Microsoft's week revolved around rumors of employee layoffs, reportedly small in comparison to the 5,000-plus cut from the company rolls in 2009. At the same time, Microsoft also dealt with fallout from the demise of its Kin social-networking phones.
Rumors of employee layoffs dominated Microsoft's week, along with discussion
about the short life and brutal death of the company's Kin phone.
Microsoft officials declined to officially comment on rumors that the
company is laying off a small number of employees, following the July 1
beginning of the new fiscal year, but online reports and blogs frequented by
Microsoft employees both suggested that cuts were indeed under way.
On the blog Mini-Microsoft
favorite online meeting place for company employees looking to vent their
concerns, commenters have been calling out the cuts to various departments.
"Like many others, I was not laid off due to performance (I am a strong
performer)," one anonymous ex-employee wrote
in response to a July 6 posting
, "someone else decided to cut many
marketing positions to save a little."
such as TechFlash
have reported through their anonymous sources that the
cuts will be relatively small in number, especially compared with the
5,000-plus employees who were axed in 2009, when Microsoft's revenues sagged in
the midst of a global recession. Microsoft currently has 88,180 employees.
However, Microsoft's declining to officially confirm the rumors also makes
it difficult to determine the true scope of the cuts, if they are indeed
systematic. A company spokesperson told eWEEK in a July 7 interview that
Microsoft had added nearly 2,000 employees in the first quarter of this year,
further suggesting that any current cuts are less out of economic need than an
That contrasts somewhat with 2009, when a Microsoft spokesperson said that
thousands of employees were being cut to "reduce costs and increase
efficiencies" in order to "realign our resources [with] our top priorities."
That reorientation also involved cutting many underperforming and legacy
programs, along with increased corporate focus on flagship properties such as
the Windows and Office franchises.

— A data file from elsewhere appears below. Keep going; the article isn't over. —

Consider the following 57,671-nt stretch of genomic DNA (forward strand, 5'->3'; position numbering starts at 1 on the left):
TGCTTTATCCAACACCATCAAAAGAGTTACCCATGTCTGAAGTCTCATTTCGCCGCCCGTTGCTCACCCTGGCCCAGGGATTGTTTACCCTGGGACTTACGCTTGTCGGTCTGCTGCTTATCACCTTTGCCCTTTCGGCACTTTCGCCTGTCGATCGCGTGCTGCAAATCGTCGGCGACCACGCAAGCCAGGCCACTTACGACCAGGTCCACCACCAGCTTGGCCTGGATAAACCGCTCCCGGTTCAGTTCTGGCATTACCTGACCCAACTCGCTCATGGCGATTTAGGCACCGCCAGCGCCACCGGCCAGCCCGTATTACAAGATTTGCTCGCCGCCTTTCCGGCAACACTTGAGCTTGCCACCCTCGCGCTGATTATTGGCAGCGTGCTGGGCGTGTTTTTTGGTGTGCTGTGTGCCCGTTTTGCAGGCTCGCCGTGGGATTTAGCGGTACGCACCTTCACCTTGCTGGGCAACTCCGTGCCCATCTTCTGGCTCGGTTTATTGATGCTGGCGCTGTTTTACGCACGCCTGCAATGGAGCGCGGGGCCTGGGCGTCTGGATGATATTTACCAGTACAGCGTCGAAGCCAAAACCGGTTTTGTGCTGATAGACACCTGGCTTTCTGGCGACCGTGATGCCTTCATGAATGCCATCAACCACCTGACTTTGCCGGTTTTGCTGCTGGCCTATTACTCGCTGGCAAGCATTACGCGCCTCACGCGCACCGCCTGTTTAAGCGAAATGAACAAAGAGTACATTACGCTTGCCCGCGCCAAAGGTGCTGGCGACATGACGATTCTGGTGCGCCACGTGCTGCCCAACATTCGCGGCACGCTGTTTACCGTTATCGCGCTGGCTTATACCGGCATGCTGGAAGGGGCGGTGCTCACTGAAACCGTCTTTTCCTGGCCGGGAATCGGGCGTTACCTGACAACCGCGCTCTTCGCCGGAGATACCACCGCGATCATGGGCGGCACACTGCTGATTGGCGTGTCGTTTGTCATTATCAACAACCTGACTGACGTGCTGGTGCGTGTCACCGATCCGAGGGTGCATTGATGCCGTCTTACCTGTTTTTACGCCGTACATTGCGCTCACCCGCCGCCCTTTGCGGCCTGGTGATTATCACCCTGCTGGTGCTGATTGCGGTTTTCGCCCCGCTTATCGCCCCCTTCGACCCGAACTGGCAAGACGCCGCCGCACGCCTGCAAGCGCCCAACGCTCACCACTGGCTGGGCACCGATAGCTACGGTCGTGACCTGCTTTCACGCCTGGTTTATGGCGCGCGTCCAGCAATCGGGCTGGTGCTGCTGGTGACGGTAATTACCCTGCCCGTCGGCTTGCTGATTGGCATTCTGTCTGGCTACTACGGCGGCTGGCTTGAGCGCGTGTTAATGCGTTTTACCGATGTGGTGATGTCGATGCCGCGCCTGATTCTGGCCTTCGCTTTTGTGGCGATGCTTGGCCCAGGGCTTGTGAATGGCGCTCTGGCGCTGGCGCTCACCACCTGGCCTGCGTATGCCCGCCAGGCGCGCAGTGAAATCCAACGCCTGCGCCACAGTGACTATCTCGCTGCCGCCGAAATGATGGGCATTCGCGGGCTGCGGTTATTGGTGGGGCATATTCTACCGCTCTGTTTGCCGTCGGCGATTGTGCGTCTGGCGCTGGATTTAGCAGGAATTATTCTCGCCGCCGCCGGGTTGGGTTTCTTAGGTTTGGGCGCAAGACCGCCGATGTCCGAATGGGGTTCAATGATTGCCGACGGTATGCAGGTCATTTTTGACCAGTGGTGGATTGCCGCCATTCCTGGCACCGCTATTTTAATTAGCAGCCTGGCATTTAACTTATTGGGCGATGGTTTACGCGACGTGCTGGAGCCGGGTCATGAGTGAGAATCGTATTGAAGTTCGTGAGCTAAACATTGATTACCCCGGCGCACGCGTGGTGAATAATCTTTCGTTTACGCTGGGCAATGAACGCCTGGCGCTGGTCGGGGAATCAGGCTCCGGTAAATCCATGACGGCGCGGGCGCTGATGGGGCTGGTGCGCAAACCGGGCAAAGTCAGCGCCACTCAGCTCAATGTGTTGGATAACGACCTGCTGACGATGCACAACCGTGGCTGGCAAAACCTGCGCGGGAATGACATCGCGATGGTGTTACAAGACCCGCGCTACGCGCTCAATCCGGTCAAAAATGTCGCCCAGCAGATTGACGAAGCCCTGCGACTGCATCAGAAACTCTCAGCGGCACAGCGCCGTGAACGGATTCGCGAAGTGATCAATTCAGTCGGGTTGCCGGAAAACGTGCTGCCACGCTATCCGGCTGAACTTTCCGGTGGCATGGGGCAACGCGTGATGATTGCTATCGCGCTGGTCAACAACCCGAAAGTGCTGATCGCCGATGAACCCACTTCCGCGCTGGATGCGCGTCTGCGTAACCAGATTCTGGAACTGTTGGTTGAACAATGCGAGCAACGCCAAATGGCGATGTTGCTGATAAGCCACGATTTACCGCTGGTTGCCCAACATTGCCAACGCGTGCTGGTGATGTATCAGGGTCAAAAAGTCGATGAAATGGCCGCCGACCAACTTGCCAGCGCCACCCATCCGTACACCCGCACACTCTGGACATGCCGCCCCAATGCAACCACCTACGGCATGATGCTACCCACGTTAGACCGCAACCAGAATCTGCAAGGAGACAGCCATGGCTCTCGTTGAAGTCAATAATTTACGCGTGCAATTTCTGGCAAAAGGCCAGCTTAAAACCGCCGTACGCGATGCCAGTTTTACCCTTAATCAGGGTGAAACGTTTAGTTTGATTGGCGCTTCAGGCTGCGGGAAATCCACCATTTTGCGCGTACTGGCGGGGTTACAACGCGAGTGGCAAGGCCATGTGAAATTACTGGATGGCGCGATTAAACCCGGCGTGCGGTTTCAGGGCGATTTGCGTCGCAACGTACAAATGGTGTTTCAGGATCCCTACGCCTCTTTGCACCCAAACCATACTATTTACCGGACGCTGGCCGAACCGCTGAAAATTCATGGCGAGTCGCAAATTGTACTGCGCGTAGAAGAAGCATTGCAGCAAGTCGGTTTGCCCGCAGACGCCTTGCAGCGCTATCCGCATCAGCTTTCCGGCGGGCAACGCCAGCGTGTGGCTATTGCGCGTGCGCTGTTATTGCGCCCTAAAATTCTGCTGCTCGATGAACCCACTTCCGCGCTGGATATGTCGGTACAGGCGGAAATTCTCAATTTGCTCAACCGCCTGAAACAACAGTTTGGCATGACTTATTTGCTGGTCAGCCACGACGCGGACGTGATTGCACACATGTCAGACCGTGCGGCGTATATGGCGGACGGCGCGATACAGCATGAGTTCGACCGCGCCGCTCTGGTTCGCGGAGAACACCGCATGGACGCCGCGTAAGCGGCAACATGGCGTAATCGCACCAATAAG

The subsequent success of Windows 7, paired with a somewhat healthier
economy, helped reverse Microsoft's revenue declines. A
July 6 article in The Wall Street Journal
quoted an unnamed source familiar
with the Microsoft layoffs as "consistent with small reductions in staff the
company has done in the past."
also continued to wrestle with the demise of the Kin
, its social-networking
phone discontinued on June 30 in the wake of anemic sales and lackluster
reviews. Introduced on May 13, the Kin One and Kin Two featured hardware and
applications tailored to deliver a constant stream of social-networking updates
to the user's phone; however, the devices were criticized for their expensive
carrier plans and lack of features, including an inability to download
third-party applications and games.
"Microsoft has made the decision to focus on the Windows Phone 7 launch and
will not ship Kin in Europe this fall as planned," reads
a June 30 statement from Microsoft. "Additionally, we are integrating our Kin
team with the Windows Phone 7 team, incorporating valuable ideas and
technologies from Kin into future Windows Phone releases. We will continue to
work with Verizon in the U.S.
to sell current Kin phones."
With Kin dead, the autopsy by various tech-media outlets promptly began. For
many, the first order of business was guessing how many Kin units had shipped
before Microsoft pulled the plug; as pointed out by sites such as Pocketnow.com
there were 8,810 "monthly active users" of the Kin Facebook application, which
can only be used by an actual Kin phone; however, at least a portion of those
users could be Microsoft employees, meaning the number of devices actually sold
at retail could be far lower.
pundits said that Kin's death hinted at a greater dysfunction within
Microsoft's mobile unit
. If that proves true, then the company could have a
serious issue on its hands, as it plans on releasing Windows Phone 7, a total
revamp of its smartphone operating-system franchise, later in 2010. Meant to
regain Microsoft's market share in the mobile space against competitors such as
the Apple iPhone and Google Android, Windows Phone 7's user interface features
a series of "hubs" that aggregate Web content and applications into
subject-specific categories, such as "Office" or "Games."
"Microsoft did not do an adequate job of differentiating itself from the
other vendors and defining Kin's value proposition," Jack Gold, principal
analyst of J. Gold Associates, wrote in a July 1 e-mail to eWEEK. "I think they
now realize that Windows Phone 7 has to be a big success if they want to stay
in the mobile game."